The Political Activist
When Mayra Rivera-Vázquez’s husband started looking for jobs in the U.S. as a federal employee, she had one requirement: the new assignment had to be near the East Coast, so she could look at the ocean and know that it connected her with her home in Puerto Rico.
“I needed that,” she said. “To know we’re joined by the same water.”
The family moved to Bluffton six years ago when he accepted a position in the Lowcountry. Rivera-Vázquez fought homesickness and made friends in a surprising way: by diving into politics in her new homeland. Last year, she became the chairwoman of Beaufort County’s Democratic Party and the first Latina chairwoman at the South Carolina Democratic Party. In 2018, she replaced longtime party leader Blaine Lotz by unanimous vote.
Rivera-Vázquez, who was born in Puerto Rico and grew up in the small city of Caguas, isn’t new to politics. She was an active member of the Democratic Popular Party in her home country, which is comparable to the Democratic Party in the U.S., and the co-founder of the Sovereign Union Movement.
I hope that we get more Hispanics involved in the election process.
“All of my family has always been involved in politics,” she said. “I remember being 7 or 8 years old and painting flags in my backyard.”
Puerto Ricans are U.S. citizens, but their voting rights, like the voting rights of residents of other U.S. territories, differ from those of U.S. citizens who live in the 50 states and the District of Columbia. Residents of Puerto Rico and other U.S. territories do not have voting representation in the United States Congress or electoral votes for president.
Rivera-Vázquez has voted in every federal, state and local election since she moved to the Lowcountry.
Her first major role in politics was as county deputy commissioner of her county in Puerto Rico. She also was sub-secretary of the Puerto Rico State election committee commission. She was a community organizer and a member of her city’s community affairs advisory board, and also held leadership roles related to housing, vocational and technical education, labor and economic development. And she did all this as a volunteer; professionally, Rivera worked as a compliance officer in a bank for community investment. Rivera has a law degree from the University of Puerto Rico Law School and a master’s degree in international law from the Institute of Law and Economy in Madrid.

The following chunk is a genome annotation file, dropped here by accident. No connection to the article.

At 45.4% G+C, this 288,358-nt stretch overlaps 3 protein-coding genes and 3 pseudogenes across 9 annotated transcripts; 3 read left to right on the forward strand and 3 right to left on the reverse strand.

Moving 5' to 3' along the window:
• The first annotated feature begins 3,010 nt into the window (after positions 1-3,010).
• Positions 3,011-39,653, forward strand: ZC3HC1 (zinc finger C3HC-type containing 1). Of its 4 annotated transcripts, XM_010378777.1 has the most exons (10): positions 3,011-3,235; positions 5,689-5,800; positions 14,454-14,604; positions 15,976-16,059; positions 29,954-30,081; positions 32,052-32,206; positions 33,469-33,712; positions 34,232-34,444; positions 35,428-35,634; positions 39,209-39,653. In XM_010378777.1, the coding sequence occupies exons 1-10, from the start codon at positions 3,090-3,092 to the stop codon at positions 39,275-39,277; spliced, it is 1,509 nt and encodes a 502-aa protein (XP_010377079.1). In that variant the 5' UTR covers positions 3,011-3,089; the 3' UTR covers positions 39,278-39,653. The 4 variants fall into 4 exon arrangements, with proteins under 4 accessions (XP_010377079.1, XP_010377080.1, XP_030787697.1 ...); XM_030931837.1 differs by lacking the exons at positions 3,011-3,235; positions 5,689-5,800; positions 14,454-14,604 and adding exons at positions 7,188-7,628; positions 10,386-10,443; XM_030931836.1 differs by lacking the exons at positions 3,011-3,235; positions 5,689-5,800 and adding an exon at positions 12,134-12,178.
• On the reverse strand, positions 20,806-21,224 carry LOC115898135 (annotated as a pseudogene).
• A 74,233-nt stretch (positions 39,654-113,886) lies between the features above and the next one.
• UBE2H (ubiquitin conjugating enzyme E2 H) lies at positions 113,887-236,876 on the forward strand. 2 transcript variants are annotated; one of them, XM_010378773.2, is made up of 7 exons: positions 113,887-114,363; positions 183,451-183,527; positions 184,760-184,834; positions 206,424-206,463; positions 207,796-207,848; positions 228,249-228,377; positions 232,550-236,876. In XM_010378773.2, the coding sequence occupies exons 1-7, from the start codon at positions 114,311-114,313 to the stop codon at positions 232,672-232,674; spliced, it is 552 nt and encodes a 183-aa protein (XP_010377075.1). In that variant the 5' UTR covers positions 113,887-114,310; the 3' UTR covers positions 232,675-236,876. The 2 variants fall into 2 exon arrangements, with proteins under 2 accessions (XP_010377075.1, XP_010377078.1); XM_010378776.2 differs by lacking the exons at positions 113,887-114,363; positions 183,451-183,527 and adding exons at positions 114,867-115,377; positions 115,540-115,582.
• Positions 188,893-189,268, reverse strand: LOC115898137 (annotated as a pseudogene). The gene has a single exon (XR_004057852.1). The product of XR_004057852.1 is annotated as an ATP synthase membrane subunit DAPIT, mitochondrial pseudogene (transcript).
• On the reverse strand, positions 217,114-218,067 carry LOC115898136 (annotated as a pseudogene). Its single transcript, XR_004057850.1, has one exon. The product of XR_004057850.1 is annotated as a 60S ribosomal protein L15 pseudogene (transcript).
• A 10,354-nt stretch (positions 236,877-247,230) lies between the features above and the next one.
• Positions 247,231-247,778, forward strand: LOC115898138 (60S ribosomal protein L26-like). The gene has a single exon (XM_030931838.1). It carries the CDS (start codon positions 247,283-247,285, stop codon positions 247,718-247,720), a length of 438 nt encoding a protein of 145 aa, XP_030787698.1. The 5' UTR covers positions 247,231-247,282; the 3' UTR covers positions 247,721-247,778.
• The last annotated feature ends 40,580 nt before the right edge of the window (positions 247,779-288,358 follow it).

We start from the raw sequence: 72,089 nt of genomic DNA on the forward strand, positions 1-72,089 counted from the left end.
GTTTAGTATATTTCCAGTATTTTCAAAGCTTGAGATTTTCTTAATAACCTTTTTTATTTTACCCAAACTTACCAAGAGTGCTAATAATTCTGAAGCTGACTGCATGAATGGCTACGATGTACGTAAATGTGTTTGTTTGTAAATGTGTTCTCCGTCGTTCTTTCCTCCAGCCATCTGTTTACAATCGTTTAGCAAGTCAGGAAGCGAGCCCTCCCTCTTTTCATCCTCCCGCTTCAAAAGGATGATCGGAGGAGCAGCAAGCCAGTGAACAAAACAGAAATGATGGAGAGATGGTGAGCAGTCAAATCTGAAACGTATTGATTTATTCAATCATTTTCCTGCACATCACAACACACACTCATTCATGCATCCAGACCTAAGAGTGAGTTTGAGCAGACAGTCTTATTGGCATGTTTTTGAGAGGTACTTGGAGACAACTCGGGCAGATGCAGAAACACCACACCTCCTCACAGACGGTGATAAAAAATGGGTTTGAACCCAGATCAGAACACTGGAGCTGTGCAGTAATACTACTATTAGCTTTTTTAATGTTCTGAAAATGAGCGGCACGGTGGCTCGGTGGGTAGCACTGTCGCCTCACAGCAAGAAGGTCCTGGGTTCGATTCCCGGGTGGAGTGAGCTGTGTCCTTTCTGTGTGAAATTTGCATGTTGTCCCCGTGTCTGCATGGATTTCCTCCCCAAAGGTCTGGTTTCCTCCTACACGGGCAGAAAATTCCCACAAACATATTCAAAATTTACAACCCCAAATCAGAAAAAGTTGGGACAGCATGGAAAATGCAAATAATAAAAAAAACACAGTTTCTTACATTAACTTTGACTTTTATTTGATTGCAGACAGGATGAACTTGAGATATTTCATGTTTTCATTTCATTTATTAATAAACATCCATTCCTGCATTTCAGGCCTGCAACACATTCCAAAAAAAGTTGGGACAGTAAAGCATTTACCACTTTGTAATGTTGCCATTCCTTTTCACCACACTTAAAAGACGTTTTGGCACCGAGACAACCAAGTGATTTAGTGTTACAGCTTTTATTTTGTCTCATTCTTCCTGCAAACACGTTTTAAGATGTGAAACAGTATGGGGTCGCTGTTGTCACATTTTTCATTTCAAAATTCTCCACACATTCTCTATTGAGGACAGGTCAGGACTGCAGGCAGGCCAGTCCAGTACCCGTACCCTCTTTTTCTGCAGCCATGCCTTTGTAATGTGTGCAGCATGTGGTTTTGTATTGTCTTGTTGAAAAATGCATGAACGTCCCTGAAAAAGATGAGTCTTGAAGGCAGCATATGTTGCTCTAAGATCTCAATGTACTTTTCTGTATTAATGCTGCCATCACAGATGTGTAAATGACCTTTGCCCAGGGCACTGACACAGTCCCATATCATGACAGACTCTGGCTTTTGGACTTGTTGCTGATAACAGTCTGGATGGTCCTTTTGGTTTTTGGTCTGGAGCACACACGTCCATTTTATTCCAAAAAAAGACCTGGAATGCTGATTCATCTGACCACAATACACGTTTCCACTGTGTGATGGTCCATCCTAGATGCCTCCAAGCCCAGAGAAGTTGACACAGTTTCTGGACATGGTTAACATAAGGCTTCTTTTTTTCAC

Despite her achievements, her family — including husband Ricardo Colón, who works in IT at Marine Corps Recruit Depot Parris Island; 26-year-old daughter Nicole; and son Ricardo Jr.— has always been her priority. When she first moved to the U.S., her focus was on helping her son, who has autism and is nonverbal, get settled in his new surroundings. He had never been in a public school or on a school bus, and Rivera-Vázquez and her husband feared he wouldn’t adapt.
But the family was “blessed to find incredible services at Hilton Head High” and a special teacher in Janice Robinson, she said.
With her son happy at school, Rivera-Vázquez was free to get involved in the community and in politics. The first time she attended a meeting of the local Democratic Party, she remembered, it was at the Unitarian Universalist Church in Bluffton and her husband commented that it took a real extrovert to go alone, knowing no one there.
“I was a little late and the door really squeaked when I came in,” she said. “Everybody turned around and looked at me.”
But Rivera-Vázquez’s bubbly personality soon won her friends in the group, and she has been active with the Beaufort County Democratic Party since 2015, volunteering with elections, heading fundraising efforts and motivating people to vote and run for office.
“I hope that we get more Hispanics involved in the election process either by running for a position, getting registered or getting out to vote,” she said.
Rivera-Vázquez worked hard to help Joe Cunningham get elected to the U.S. House of Representatives, and this year has been at the forefront of organizing campaign visits by Democratic hopefuls Julian Castro, Cory Booker, Pete Buttigieg, Elizabeth Warren, Andrew Yang, Beto O’Rourke and Kamala Harris.
The role of party chair is a volunteer position, and Rivera-Vázquez has to juggle its responsibilities with her full-time work as a legal assistant at Deverall Immigration Law in Bluffton, where she helps people from around the world navigate the complicated U.S. immigration system. She’s also a member of the Lowcountry Immigration Coalition and is on the board of directors for Hilton Head Regional Habitat for Humanity.